The castings, 1', containing the live rear axle are made with strengthening ribs. The differential gear and the bevel wheels driving it are contained in the casing, O. All the bearings are fitted with oil pipes, which lead to an automatic lubricator. The rear axle is supported by the semi-elliptic springs, O, and the hubs of the driving wheels are fitted with powerful band brakes, R. The springs which secure the front axle to the tubular frame are placed immediately below the side members of the frame, Altogether this vehicle is one worthy of study."

The Autocar, 1900:

"The makers of the Decauville voiturettes are placing on the market a new eight horsepower car.

The chief features claimed by the makers for the vehicle are extreme simplicity of construction, speed, hill-climbing capacity, and freedom from noise and vibration. The illustration of the frame, motor, and transmission, with the covers and body removed, clearly shows the simple construction of the car. We need only point out that the motor is placed in the front of the car, and that the gearing is entirely cased in, as are the balance gear and driving pinions upon the rear axle. For this duty aluminum is used. Wheel steering is, of course, fitted. The engine is not speeded to run at unduly high rates, the average revolutions per minute being 850, and it is governed in the ordinary way. The ignition is electrical, and precisely similar to the simple and satisfactory arrangement employed on the voiturettes. In the transmission it will be observed that neither belts nor chains are used. Four speeds and reversing gear are provided, and the highest rate at which the car will run is about thirty-five miles an hour.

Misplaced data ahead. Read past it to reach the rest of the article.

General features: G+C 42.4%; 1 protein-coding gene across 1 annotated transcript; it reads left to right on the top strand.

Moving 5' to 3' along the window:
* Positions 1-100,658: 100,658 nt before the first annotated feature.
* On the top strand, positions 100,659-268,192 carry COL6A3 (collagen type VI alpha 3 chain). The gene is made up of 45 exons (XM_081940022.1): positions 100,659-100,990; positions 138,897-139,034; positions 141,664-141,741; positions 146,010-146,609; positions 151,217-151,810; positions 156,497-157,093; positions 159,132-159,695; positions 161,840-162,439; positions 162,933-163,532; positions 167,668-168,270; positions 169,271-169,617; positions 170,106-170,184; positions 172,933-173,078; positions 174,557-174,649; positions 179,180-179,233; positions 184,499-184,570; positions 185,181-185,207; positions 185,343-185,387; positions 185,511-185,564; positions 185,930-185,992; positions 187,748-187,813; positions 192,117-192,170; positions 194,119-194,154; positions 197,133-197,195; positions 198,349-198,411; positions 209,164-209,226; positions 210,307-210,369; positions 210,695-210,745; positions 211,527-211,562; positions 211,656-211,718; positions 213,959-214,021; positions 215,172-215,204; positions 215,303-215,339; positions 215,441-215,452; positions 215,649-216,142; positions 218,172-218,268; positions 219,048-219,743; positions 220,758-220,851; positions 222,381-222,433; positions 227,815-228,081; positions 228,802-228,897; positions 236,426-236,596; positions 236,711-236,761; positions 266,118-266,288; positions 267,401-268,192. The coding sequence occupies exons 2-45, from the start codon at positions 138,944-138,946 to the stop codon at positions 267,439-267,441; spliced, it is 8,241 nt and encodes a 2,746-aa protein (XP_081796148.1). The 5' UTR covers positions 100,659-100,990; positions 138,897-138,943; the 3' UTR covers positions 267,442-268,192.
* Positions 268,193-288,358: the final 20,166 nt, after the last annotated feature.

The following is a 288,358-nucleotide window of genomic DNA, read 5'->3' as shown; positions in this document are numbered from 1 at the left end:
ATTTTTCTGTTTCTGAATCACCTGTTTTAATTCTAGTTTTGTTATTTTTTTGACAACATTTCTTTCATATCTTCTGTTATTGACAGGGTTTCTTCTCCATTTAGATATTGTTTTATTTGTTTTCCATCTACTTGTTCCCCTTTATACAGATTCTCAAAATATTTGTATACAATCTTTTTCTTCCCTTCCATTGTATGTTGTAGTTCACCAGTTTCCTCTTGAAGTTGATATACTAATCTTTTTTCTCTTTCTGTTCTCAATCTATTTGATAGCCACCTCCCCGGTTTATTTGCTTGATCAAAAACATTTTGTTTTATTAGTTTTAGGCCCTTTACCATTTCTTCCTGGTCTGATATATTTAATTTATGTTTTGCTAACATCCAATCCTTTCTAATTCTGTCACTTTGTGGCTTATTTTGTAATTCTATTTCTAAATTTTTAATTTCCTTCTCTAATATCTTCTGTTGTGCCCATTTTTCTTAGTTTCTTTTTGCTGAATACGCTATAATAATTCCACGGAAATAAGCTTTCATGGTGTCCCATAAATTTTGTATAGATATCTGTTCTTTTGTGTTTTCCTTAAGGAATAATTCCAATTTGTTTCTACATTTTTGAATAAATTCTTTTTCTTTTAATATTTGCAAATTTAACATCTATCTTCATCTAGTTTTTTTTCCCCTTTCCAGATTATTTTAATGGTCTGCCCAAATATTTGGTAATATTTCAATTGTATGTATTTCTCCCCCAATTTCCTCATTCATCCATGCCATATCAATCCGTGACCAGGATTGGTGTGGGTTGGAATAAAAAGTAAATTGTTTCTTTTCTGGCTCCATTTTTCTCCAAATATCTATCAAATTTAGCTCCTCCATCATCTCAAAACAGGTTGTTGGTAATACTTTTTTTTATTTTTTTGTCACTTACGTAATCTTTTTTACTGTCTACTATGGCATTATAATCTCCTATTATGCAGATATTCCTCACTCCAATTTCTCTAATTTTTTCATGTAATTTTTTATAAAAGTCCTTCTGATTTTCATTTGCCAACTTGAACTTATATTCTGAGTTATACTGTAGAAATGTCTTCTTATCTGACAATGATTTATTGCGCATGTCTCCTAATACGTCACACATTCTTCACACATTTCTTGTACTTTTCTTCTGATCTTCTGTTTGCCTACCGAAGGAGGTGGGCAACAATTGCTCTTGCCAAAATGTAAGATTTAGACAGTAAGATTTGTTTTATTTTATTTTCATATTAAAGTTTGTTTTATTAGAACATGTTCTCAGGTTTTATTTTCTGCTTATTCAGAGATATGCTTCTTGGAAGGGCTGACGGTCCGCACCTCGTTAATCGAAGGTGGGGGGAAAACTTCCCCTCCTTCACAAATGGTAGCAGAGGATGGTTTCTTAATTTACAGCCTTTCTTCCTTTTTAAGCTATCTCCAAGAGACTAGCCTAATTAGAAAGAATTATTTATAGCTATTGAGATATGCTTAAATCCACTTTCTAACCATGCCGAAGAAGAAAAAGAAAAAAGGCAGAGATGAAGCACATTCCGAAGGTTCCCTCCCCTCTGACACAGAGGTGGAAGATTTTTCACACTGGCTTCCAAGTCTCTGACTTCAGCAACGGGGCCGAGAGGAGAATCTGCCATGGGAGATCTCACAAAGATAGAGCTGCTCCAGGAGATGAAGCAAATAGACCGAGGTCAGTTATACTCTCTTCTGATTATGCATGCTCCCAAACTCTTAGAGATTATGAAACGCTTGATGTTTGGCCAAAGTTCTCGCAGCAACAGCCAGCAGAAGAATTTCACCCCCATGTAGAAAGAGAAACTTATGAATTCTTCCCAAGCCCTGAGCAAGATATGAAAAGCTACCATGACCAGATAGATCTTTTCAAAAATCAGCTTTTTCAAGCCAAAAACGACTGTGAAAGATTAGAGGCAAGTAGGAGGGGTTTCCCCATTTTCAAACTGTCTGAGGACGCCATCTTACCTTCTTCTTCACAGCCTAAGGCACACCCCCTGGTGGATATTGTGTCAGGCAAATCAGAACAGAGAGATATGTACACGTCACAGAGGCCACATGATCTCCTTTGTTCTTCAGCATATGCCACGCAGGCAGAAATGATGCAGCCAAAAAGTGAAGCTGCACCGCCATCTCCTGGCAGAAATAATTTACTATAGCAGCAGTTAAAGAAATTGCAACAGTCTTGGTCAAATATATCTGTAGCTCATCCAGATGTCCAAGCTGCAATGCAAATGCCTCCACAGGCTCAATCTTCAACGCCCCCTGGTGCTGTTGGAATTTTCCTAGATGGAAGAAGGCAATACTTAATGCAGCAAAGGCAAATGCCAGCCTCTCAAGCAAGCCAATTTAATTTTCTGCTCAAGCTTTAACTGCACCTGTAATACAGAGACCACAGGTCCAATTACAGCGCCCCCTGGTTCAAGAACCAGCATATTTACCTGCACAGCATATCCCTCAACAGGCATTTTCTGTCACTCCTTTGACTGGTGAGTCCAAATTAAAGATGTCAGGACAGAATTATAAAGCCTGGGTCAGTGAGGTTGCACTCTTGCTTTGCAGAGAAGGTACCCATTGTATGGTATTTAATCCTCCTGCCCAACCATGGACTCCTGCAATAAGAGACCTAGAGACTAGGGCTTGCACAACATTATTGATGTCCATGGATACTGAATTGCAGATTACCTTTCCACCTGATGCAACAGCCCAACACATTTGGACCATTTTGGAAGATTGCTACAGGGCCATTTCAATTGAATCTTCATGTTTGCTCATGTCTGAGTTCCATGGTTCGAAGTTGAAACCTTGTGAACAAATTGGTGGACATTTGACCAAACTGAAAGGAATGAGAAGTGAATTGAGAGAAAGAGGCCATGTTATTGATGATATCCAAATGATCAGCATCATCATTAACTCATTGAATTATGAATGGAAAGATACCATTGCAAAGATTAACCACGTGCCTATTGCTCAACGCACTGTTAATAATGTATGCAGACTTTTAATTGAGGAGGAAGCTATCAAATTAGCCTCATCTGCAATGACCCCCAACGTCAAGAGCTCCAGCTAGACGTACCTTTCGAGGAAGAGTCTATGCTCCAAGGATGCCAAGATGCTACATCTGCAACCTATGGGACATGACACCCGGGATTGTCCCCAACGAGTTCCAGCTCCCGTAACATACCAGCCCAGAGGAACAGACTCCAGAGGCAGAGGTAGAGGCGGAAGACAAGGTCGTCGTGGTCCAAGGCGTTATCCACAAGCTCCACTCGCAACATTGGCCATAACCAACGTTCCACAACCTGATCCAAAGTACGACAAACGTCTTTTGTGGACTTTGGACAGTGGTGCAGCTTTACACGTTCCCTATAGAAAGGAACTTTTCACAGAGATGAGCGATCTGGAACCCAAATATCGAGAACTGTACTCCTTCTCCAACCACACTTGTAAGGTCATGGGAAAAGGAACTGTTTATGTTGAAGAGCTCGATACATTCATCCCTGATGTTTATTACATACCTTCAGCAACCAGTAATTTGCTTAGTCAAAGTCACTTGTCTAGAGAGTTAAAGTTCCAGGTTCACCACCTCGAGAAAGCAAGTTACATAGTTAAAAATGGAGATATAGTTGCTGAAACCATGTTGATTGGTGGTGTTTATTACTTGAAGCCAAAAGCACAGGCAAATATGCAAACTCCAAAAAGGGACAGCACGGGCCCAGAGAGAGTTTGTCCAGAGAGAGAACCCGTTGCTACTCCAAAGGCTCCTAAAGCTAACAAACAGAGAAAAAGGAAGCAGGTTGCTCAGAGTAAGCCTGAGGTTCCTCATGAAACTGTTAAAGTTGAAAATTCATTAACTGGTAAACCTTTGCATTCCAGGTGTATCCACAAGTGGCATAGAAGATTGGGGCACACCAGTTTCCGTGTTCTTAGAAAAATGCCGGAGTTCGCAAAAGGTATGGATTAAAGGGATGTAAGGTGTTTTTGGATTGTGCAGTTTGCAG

One of the cars was used in the Automobile Club tour to Southsea on the roth, and attracted great attention.

The English agents for the Decauville Co., we need hardly remind our readers, are the Motor Car Co., Ltd., 168, Shaftesbury Avenue, W. C. This car possesses a particular interest, as we learn at the moment of going to press that it will, at six o'clock on Wednesday morning next, the 21st inst., be started for a 1,000 miles journey round the Crystal Palace track. This due to the enterprise of Mr. Moffat Ford, who, it will be remembered, as long ago as January 14th, 1899, contributed a letter to The Autocar suggesting non-stop absolute runs. At this time there was no run of any length worthy of note, twenty miles being about the longest.

The test has arisen through a challenge which Mr. Moffat Ford threw out to the Decauville Company. Besides the eight horsepower car which we illustrate now, one of the five horse-power voiturettes will be run through, and it is proposed not to stop either for anything but tire troubles ; and if these happen the engine is to be kept continually at work. The makers, however, stipulate that the drivers shall be allowed to run at any speed they like, and, of course, there is no objection to this, as the event will be decided on the track, and will last day and night till the task is accomplished."